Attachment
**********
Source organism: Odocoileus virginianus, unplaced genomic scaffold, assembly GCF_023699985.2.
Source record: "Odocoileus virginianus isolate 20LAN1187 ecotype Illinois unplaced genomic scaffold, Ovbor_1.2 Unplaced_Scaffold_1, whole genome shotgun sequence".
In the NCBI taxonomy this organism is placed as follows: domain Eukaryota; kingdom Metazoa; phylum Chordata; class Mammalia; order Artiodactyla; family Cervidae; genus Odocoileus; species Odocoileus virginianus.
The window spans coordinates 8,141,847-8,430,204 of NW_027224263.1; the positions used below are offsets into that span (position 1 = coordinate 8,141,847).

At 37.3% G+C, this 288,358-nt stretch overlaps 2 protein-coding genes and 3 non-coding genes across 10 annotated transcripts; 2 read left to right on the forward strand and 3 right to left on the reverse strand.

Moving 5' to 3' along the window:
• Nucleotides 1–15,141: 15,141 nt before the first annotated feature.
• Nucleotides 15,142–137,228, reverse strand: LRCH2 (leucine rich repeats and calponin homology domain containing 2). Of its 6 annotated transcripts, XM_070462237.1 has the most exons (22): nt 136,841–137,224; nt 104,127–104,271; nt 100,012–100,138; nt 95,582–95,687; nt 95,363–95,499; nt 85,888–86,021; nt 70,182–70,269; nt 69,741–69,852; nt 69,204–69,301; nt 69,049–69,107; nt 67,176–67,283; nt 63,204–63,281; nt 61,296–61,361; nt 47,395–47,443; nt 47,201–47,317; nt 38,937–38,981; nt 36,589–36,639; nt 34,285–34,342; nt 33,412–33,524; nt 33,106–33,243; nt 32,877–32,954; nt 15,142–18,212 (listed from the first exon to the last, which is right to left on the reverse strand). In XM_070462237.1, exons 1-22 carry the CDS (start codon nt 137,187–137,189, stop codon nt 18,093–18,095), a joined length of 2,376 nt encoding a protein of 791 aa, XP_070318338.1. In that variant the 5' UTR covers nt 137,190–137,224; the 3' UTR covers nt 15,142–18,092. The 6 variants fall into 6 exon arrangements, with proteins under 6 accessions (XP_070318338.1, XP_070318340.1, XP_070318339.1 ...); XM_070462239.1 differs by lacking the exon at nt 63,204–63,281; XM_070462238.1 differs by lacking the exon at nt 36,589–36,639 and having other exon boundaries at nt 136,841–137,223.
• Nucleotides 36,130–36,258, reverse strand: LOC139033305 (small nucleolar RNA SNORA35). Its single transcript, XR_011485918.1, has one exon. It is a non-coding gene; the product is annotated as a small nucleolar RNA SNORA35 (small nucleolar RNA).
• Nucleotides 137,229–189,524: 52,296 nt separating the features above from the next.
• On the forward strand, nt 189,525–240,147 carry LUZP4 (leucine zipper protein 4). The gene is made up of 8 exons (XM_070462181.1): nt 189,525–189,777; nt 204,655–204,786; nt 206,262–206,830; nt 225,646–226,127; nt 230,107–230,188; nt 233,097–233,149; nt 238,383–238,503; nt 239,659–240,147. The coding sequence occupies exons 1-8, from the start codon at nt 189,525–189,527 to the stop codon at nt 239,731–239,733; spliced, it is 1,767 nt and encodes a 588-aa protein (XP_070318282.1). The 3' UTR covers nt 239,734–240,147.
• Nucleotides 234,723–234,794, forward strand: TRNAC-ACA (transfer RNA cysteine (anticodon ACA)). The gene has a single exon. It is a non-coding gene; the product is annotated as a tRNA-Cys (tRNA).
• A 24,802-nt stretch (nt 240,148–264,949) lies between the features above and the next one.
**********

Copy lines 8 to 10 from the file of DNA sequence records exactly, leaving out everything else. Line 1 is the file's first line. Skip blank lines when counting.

• Nucleotides 15,142–137,228, reverse strand: LRCH2 (leucine rich repeats and calponin homology domain containing 2). Of its 6 annotated transcripts, XM_070462237.1 has the most exons (22): nt 136,841–137,224; nt 104,127–104,271; nt 100,012–100,138; nt 95,582–95,687; nt 95,363–95,499; nt 85,888–86,021; nt 70,182–70,269; nt 69,741–69,852; nt 69,204–69,301; nt 69,049–69,107; nt 67,176–67,283; nt 63,204–63,281; nt 61,296–61,361; nt 47,395–47,443; nt 47,201–47,317; nt 38,937–38,981; nt 36,589–36,639; nt 34,285–34,342; nt 33,412–33,524; nt 33,106–33,243; nt 32,877–32,954; nt 15,142–18,212 (listed from the first exon to the last, which is right to left on the reverse strand). In XM_070462237.1, exons 1-22 carry the CDS (start codon nt 137,187–137,189, stop codon nt 18,093–18,095), a joined length of 2,376 nt encoding a protein of 791 aa, XP_070318338.1. In that variant the 5' UTR covers nt 137,190–137,224; the 3' UTR covers nt 15,142–18,092. The 6 variants fall into 6 exon arrangements, with proteins under 6 accessions (XP_070318338.1, XP_070318340.1, XP_070318339.1 ...); XM_070462239.1 differs by lacking the exon at nt 63,204–63,281; XM_070462238.1 differs by lacking the exon at nt 36,589–36,639 and having other exon boundaries at nt 136,841–137,223.
• Nucleotides 36,130–36,258, reverse strand: LOC139033305 (small nucleolar RNA SNORA35). Its single transcript, XR_011485918.1, has one exon. It is a non-coding gene; the product is annotated as a small nucleolar RNA SNORA35 (small nucleolar RNA).
• Nucleotides 137,229–189,524: 52,296 nt separating the features above from the next.